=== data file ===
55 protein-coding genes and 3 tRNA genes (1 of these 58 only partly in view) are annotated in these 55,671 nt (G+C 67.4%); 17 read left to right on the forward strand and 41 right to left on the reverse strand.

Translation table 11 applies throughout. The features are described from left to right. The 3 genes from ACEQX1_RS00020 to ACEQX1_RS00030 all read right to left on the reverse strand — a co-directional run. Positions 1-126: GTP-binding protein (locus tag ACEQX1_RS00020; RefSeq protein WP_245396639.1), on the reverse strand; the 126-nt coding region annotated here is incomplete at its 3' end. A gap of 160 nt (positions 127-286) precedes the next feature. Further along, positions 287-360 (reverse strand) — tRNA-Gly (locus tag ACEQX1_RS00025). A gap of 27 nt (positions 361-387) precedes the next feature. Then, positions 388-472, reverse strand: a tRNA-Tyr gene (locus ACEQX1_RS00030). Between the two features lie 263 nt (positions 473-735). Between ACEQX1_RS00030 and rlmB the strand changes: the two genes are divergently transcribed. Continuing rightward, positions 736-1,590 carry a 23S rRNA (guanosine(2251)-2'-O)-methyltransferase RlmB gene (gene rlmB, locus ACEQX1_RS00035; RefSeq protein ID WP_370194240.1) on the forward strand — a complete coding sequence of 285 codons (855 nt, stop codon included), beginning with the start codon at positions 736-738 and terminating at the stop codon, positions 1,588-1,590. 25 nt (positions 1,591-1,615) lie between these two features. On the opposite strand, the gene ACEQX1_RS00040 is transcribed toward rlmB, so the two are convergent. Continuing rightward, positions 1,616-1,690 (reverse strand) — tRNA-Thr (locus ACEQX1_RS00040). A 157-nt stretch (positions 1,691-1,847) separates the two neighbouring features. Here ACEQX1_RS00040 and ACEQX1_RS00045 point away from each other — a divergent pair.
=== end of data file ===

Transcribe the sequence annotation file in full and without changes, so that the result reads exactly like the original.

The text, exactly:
55 protein-coding genes and 3 tRNA genes (1 of these 58 only partly in view) are annotated in these 55,671 nt (G+C 67.4%); 17 read left to right on the forward strand and 41 right to left on the reverse strand.

Translation table 11 applies throughout. The features are described from left to right. The 3 genes from ACEQX1_RS00020 to ACEQX1_RS00030 all read right to left on the reverse strand — a co-directional run. Positions 1-126: GTP-binding protein (locus tag ACEQX1_RS00020; RefSeq protein WP_245396639.1), on the reverse strand; the 126-nt coding region annotated here is incomplete at its 3' end. A gap of 160 nt (positions 127-286) precedes the next feature. Further along, positions 287-360 (reverse strand) — tRNA-Gly (locus tag ACEQX1_RS00025). A gap of 27 nt (positions 361-387) precedes the next feature. Then, positions 388-472, reverse strand: a tRNA-Tyr gene (locus ACEQX1_RS00030). Between the two features lie 263 nt (positions 473-735). Between ACEQX1_RS00030 and rlmB the strand changes: the two genes are divergently transcribed. Continuing rightward, positions 736-1,590 carry a 23S rRNA (guanosine(2251)-2'-O)-methyltransferase RlmB gene (gene rlmB, locus ACEQX1_RS00035; RefSeq protein ID WP_370194240.1) on the forward strand — a complete coding sequence of 285 codons (855 nt, stop codon included), beginning with the start codon at positions 736-738 and terminating at the stop codon, positions 1,588-1,590. 25 nt (positions 1,591-1,615) lie between these two features. On the opposite strand, the gene ACEQX1_RS00040 is transcribed toward rlmB, so the two are convergent. Continuing rightward, positions 1,616-1,690 (reverse strand) — tRNA-Thr (locus ACEQX1_RS00040). A 157-nt stretch (positions 1,691-1,847) separates the two neighbouring features. Here ACEQX1_RS00040 and ACEQX1_RS00045 point away from each other — a divergent pair.